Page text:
Jaipurnama: Part I

There are writers and there are writers. At the DSC Jaipur Literature Festival, which concluded on January 25, I had an opportunity to chat with authors of all hues — some with shades of humility, others with hubris — milling around in the manicured lawns of the Diggi Palace, which has seen the festival take baby steps, and in its fifth year, outgrow itself a bit. I saw these authors jostle with the crowd for seats at well-attended sessions and saw them doing a little bit of pushing and shoving in the long queues for food. I heard them talk about their writing, speak of all that ails the world, of all that literature can do and of all that shapes literature itself, of the fastidiousness of faith and of the religion of love, of the poetry of prose and the power of poetry.
Even though it didn’t have many “stars”, the festival’s line-up, by all means, was stellar. It had Wole Soyinka, the first African author to win the Nobel Prize for literature in 1986. It had the celebrated Scottish writer Alexander McCall Smith (of the popular No.1 Ladies Detective Agency series fame) and the much-loved Irish writer Roddy Doyle — the bespectacled man from Monte Carlo with dancing, mischievous eyes, who took home the Booker Prize for Paddy Clark Ha Ha Ha, the story of a 10-year-old Dubliner trying to describe, understand and misunderstand the world, in 1993 — Anne Enright (yet another Irish writer and Booker winner for The Gathering in 2007), Andrew O’ Hagan (he was the one who almost got standing ovation when he delivered his speech on the power of literature), Niall Ferguson, Hanif Kureishi, Roberto Calasso, Geoff Dyer (he had many female fans drool, as did Pakistani young writer Ali Sethi), Steve Coll, Stephen Frears and Lawrence Wright. From the home turf, there were veteran theatreperson Girish Karnad, Amit Chaudhuri, Amitava Kumar (who, I think, is the most sensible, sensitive and informed writer from among the current crop; we kept bumping into each other after an interview at the fest; he has this habit of addressing everyone as “boss” which I found is a reflection of the ease with which he meets everyone), poet Arvind Krishna Mehrotra, Gulzar (I have written about him in earlier posts) and Vikram Chandra, certainly the most affable, the most grounded.
The sessions with Dalit writers and campaigners like Kancha Ilaiah and O.P. Valmiki may have been overshadowed by simultaneous sessions with better-known international authors, but they, along with other bhasha writers like Ashok Vajpeyi and K. Satchidanandan, lent the festival the richness and flavour of regional literature that the organisers of the festival aim at promoting alongside the best of writers writing in English.
The idea, even though not avowed, of any literary festival is to provide an interface with a set of people who write (they may not necessarily live off it) with another set of people who see the world — both imagined and real — through their favourite writers’ eyes. While the DSC Jaipur Literature Festival, a “literary show”, is increasingly losing its intimacy as it becomes bigger and bigger, it nevertheless has moments in which you can enjoy an audience with the authors you like, however brief and fleeting these moments may be.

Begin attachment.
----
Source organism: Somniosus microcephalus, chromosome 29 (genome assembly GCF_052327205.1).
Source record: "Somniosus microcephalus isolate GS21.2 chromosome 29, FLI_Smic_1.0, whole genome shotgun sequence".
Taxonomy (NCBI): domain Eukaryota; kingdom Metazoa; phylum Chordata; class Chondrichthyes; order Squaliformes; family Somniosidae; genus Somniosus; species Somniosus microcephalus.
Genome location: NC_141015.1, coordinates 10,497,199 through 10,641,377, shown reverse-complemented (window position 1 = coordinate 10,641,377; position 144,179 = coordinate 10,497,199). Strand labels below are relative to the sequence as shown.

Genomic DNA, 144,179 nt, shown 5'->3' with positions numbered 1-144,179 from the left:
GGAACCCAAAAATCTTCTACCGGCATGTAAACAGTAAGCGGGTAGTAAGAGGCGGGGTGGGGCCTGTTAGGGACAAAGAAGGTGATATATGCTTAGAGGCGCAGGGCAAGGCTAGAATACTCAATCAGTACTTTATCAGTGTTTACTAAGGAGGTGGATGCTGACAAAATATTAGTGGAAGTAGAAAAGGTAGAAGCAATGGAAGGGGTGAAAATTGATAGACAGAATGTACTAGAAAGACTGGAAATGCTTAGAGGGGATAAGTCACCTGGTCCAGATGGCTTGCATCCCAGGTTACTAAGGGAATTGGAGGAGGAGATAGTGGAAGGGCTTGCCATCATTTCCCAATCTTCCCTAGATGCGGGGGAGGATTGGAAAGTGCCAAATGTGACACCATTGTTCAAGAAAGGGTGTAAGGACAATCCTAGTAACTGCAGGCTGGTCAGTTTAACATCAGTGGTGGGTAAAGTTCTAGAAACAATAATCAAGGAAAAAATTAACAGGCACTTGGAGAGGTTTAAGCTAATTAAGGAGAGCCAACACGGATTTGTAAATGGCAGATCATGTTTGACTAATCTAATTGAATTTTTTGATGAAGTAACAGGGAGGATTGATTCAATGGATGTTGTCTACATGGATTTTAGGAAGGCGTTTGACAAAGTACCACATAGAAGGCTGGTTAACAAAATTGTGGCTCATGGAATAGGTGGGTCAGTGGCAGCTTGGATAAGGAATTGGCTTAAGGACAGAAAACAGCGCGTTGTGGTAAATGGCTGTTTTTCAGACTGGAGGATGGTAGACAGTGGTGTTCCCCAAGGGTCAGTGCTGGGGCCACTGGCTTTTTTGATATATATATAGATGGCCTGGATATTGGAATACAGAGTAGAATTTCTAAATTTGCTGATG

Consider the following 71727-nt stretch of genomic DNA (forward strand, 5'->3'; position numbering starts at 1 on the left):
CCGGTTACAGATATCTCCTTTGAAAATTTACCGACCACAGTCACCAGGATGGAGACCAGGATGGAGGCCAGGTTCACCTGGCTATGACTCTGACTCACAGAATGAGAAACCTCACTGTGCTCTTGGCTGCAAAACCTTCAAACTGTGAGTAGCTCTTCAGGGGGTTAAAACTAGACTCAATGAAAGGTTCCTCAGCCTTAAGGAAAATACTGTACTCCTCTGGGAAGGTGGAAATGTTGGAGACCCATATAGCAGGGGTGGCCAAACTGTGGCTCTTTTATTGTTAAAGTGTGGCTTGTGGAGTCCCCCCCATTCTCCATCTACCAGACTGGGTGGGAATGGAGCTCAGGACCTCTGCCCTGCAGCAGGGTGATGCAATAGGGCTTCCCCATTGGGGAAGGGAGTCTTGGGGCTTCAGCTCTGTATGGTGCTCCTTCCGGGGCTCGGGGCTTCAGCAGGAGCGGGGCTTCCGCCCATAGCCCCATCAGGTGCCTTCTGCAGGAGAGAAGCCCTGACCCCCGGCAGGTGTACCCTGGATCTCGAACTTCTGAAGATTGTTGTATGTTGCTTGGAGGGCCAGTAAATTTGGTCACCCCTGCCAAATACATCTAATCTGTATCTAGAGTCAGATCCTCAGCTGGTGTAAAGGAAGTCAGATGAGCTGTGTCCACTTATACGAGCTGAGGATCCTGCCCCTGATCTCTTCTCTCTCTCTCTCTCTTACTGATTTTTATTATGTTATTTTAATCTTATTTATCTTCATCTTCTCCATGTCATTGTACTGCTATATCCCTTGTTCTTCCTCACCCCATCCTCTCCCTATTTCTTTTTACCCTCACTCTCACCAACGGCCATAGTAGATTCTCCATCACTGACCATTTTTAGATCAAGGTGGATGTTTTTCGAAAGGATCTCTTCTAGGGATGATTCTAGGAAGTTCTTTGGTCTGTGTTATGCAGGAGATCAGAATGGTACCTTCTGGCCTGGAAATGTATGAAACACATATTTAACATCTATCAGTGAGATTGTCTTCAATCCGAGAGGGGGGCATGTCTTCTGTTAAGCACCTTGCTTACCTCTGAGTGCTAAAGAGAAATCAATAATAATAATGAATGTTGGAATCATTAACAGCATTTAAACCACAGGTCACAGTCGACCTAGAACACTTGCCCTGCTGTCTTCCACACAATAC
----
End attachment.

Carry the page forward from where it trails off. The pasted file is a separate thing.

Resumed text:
I went to the festival to “know” the writers I admire, get a sense of their writing process and the several worlds they inhabit. Writers show the world to us in all its beauty and ugliness, splendour and sordidness. My mission was to get a sense of what makes some writers what they are, what makes them write what they write, the way they write.
I pick up two writers — Vikram Chandra and Hanif Kureishi — from as diverse a background as it could get, and yet they are linked, one albeit loosely, together by the city of Mumbai. Chandra divides his time between California and Mumbai; Kureishi, born and brought up in London, couldn’t be “more British”. While Mumbai —its people, its underbelly — comes alive in Chandra’s stories and novel, Kureishi’s father, Rafiushan Kureishi, was from Mumbai who left the city for England in 1947, married there and never came back. An aspiring writer, he made a “religion at home out of library books, discontent and literary ambition” and Kureishi writes about him in My Ear at his Heart: Reading My Father. When his father died Kureishi discovered the manuscript of his last novel An Indian Adolescence, parts of which were based in Bombay. In Buddha of Suburbia, which is based in London, Kureishi also draws on his father’s days in Bombay. Anwar, his Dad’s friend since the age of five, comes from Bombay.
Why I picked these two authors also had to do with the way the duo went about the business of attending the literary festival, holding forth on their life and writing and interacting with the press. While Chandra was the darling of the media, obliging everyone who approached him for an interview, an autograph or a photograph, Kureishi was through and through a “British”, who kept his upper lip rather stiff, wondering, thankfully towards the end of the festival, “What am I doing here?” He came to the festival, he said, because “I needed to get out of my house for some time”.